DIY Basics: Essential Guide To Soldering
Soldering tools are as varied as the applications of this technique. Similar to welding, it involves melting a filler alloy to join metal objects, but much lower temperatures are used.
This means that only the filler, called solder, melts into the joint, so the workpieces can subsequently be separated.
Suitable for applications ranging from plumbing to electronics and even artwork, soldering irons and blowtorches are available in a wide variety of designs and power outputs, and compatible with a number of accessories.
Soldering involves joining metal objects by making them hotter than the melting point of a filler alloy.
The alloy, called solder, is then applied to the metal, where it melts and is drawn in between them.
Traditional solder comprises 63% lead and 37% tin, and melts at exactly 183ºC. A different alloy that melts at a higher temperature and does not contain lead is used for soldering water pipes.
Brazing is essentially the same process as soldering, except using filler made from metals with higher melting points, like silver or brass.
It is commonly used for industrial tasks such as radiator repair.
At the DIY end of the spectrum, brazing using a silver-based alloy, which melts at or over 450ºC, is a popular technique for creating handmade jewellery. This is often described as hard soldering, as distinct from soft soldering with filler materials that melt at or below 200ºC.
Soft soldering is used for joining copper pipes to valves and connectors in plumbing. Even more frequently, it is used in electronics, ensuring strong and conductive joints between wires, circuit boards and various components.
When soldering electronics DIY, it’s worth investing in a few accessories in addition to a reliable soldering iron.
Use a hobby vice or adjustable clip array to leave your hands free to work, and a desoldering pump to correct any mistakes. A heat sink is also useful for protecting delicate components from damage through overheating.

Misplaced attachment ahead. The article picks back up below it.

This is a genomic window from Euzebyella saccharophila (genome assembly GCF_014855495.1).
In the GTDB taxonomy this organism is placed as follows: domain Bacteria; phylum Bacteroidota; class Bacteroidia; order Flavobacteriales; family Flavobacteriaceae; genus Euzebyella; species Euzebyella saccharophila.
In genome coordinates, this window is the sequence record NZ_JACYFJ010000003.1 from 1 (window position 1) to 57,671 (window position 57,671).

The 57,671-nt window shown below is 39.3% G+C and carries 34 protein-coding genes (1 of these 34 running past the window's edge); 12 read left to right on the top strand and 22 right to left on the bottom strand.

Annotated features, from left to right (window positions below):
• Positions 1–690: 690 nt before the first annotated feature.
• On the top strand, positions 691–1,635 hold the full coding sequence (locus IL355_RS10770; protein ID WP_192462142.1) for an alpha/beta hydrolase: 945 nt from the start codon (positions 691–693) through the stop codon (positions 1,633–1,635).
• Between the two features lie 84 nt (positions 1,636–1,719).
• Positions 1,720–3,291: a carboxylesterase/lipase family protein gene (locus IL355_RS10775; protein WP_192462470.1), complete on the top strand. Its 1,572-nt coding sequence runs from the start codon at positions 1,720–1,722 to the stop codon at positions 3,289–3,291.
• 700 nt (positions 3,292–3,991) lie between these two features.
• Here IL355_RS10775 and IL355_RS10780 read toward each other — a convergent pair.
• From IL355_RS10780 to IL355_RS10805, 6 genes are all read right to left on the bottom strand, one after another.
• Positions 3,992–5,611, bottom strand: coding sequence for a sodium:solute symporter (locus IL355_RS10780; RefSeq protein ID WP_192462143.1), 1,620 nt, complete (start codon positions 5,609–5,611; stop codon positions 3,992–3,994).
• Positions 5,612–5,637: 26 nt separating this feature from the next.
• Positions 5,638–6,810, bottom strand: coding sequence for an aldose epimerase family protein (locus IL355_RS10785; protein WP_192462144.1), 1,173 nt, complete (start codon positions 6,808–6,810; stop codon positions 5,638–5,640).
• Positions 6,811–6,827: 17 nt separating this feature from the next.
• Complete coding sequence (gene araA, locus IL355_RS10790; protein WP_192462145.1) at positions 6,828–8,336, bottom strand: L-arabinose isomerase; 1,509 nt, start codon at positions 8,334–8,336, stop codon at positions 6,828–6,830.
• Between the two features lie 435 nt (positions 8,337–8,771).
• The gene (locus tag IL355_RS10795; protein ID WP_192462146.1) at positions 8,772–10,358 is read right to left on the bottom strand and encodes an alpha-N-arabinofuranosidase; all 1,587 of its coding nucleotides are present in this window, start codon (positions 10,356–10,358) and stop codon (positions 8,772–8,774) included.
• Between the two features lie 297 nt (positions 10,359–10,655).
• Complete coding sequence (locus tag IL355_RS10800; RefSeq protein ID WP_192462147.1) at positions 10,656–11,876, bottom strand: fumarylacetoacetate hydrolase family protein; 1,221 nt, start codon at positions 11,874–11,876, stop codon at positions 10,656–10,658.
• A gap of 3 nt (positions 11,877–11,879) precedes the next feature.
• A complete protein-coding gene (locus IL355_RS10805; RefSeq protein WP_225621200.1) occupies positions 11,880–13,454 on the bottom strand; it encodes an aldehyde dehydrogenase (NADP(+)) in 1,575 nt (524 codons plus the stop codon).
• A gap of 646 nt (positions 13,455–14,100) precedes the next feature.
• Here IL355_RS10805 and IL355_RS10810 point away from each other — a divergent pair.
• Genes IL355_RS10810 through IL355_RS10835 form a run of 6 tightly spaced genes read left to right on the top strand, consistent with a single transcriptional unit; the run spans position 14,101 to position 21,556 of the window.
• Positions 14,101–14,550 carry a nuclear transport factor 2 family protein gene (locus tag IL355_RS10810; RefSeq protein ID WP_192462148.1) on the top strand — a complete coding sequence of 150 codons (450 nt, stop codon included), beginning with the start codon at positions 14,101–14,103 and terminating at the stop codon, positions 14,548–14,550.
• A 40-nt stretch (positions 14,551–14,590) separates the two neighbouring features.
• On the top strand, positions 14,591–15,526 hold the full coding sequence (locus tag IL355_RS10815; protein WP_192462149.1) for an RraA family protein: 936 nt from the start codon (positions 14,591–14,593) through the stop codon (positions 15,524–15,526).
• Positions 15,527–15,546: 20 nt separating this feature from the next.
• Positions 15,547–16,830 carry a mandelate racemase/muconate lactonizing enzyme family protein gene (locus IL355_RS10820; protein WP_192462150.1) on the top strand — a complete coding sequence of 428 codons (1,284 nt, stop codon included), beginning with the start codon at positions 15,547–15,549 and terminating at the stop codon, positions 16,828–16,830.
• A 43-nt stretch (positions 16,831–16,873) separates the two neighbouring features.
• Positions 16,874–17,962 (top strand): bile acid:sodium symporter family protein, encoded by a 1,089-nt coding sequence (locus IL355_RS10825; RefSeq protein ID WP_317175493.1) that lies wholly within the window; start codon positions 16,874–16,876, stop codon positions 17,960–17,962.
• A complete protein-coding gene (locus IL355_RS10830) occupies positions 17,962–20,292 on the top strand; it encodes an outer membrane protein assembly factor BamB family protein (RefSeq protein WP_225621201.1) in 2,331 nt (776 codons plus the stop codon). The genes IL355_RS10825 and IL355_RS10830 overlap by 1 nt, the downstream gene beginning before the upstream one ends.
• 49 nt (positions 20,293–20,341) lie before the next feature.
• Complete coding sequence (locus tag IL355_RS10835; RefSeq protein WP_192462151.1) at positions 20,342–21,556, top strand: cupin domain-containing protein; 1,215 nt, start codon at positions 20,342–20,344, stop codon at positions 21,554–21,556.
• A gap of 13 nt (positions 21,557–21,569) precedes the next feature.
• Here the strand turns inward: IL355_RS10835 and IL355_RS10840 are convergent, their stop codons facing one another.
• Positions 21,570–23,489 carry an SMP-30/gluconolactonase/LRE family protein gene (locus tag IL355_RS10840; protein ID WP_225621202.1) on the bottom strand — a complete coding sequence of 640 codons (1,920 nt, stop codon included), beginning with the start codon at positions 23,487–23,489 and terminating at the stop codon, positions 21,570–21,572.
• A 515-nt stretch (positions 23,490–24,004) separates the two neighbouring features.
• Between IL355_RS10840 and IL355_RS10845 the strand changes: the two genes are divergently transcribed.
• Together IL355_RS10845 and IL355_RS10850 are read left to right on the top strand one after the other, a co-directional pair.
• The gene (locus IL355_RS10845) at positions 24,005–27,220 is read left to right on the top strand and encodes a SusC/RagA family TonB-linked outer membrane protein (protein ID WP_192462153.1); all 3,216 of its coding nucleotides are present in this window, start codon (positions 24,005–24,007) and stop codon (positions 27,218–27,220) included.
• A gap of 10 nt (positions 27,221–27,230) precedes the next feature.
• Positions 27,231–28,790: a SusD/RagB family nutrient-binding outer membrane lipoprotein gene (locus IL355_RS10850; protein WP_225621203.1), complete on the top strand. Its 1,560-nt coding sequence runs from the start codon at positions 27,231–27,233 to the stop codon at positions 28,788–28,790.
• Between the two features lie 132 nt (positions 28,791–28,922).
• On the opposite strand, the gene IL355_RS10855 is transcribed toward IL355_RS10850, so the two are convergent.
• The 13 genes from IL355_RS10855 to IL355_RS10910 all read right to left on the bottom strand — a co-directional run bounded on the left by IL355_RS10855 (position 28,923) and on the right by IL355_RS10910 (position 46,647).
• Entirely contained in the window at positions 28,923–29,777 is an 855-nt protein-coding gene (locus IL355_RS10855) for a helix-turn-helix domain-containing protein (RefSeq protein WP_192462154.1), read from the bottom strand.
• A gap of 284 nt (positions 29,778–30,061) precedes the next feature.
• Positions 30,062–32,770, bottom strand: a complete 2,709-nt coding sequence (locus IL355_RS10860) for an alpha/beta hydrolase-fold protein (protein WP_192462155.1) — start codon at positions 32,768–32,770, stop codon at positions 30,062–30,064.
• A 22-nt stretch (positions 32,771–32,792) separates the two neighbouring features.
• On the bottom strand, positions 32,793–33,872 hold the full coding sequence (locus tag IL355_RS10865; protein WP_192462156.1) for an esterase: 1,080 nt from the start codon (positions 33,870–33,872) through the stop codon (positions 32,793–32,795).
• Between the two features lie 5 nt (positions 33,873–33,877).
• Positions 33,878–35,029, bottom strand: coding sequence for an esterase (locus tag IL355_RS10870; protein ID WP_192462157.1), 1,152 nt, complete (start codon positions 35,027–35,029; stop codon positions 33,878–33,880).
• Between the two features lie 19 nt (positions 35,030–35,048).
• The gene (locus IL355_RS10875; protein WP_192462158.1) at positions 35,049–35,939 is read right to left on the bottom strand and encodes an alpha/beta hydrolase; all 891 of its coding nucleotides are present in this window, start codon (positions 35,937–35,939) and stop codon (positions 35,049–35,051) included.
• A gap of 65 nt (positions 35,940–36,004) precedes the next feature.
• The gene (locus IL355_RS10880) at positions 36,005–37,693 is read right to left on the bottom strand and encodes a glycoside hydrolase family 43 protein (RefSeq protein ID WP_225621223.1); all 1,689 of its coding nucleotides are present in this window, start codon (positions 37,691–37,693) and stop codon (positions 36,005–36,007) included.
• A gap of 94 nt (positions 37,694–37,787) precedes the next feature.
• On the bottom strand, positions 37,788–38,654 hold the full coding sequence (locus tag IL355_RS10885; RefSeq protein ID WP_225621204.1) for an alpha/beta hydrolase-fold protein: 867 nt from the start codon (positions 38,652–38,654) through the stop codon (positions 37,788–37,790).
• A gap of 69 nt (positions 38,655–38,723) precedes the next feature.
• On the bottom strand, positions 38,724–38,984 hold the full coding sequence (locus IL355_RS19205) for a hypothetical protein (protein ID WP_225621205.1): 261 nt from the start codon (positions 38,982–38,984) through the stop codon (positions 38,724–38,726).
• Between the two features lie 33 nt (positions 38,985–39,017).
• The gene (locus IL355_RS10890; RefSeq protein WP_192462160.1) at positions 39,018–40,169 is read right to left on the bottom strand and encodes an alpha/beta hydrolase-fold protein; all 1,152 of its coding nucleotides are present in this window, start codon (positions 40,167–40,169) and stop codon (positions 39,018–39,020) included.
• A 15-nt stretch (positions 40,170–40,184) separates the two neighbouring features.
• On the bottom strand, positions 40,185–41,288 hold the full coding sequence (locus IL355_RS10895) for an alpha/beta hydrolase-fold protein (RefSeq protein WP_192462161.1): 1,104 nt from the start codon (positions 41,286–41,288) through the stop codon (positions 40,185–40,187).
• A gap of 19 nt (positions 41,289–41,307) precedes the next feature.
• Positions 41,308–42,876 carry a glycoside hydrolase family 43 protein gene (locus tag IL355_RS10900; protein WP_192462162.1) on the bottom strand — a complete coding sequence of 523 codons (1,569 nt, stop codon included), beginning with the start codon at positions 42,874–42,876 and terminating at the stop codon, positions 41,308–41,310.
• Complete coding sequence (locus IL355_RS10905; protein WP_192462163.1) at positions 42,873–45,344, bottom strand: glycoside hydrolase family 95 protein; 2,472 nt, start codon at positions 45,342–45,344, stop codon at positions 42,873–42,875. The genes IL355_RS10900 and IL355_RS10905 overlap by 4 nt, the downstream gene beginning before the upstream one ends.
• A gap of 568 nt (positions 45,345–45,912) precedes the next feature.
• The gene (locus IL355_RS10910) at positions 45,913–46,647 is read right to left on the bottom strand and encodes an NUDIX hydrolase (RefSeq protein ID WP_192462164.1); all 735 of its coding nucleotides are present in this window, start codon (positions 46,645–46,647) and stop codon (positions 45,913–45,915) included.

Types of soldering irons
Modern soldering tools not only offer cordless operation but often also feature variable heat settings.
MAINS POWERED soldering irons are the classic variety that have been around for decades. New developments in this type of tool include the option to switch between high and low power settings.
GAS FUELLED tools tend to offer the most power of all cordless soldering irons. Some have interchangeable tips for soldering, hot-knife cutting and similar jobs, as well as a burner nozzle that allows them to be used as mini blowtorches.
BATTERY POWERED soldering irons offer the cordless convenience of gas-fuelled tools, while running on standard AA batteries. Some offer
a dual-power function for operating at higher or lower temperatures.
LI-ION RECHARGEABLE cordless soldering irons offer fast heat-up time and a convenient charging dock, plus push-button operation.
Touching the tip of a soldering iron to a timber surface makes small, blackened burn marks that can be used to make patterns, lettering or even intricate artworks.
The technical term for this is pyrography, meaning ‘writing with fire’, but it is also called pokerwork or wood-burning.
With practice, fine shading can be achieved by using different shaped tips and controlling the temperature of the tool.
Wood-burning kits available from hardware stores include a specialised soldering iron that is designed to stay hot for long periods, plus several tips that create different patterns.
Soldering electronics is a reasonably simple process, but some butane fuelled tools need to be started in a specific way, and if you make a mistake or need to replace a component, it’s worth knowing how to use a desoldering pump.
How to light a gas soldering iron
Slide the springloaded sleeve up to expose the gas jet, start the flow of gas then light it through the ignition port. Let the element warm up for a few seconds then release the sleeve so it springs back into position.
Slide the springloaded sleeve up to expose the gas jet, start the flow of gas then light it through the ignition port
How to solder a component
Push the legs of the component into the terminal holes in the circuit board, angling them slightly to lock them. Warm up the soldering iron and touch the tip to the terminal, then feed the solder into the opposite side of the joint.
Push the legs of the component into the terminal holes in the circuit board, angling them slightly to lock them
How to use a desoldering pump
Warm up the soldering iron and press the tip directly to the solder. Arm the pump by pressing the springloaded plunger, and when the solder is fluid, trigger the pump to suck the solder out of the joint.
Warm up the soldering iron and press the tip directly to the solder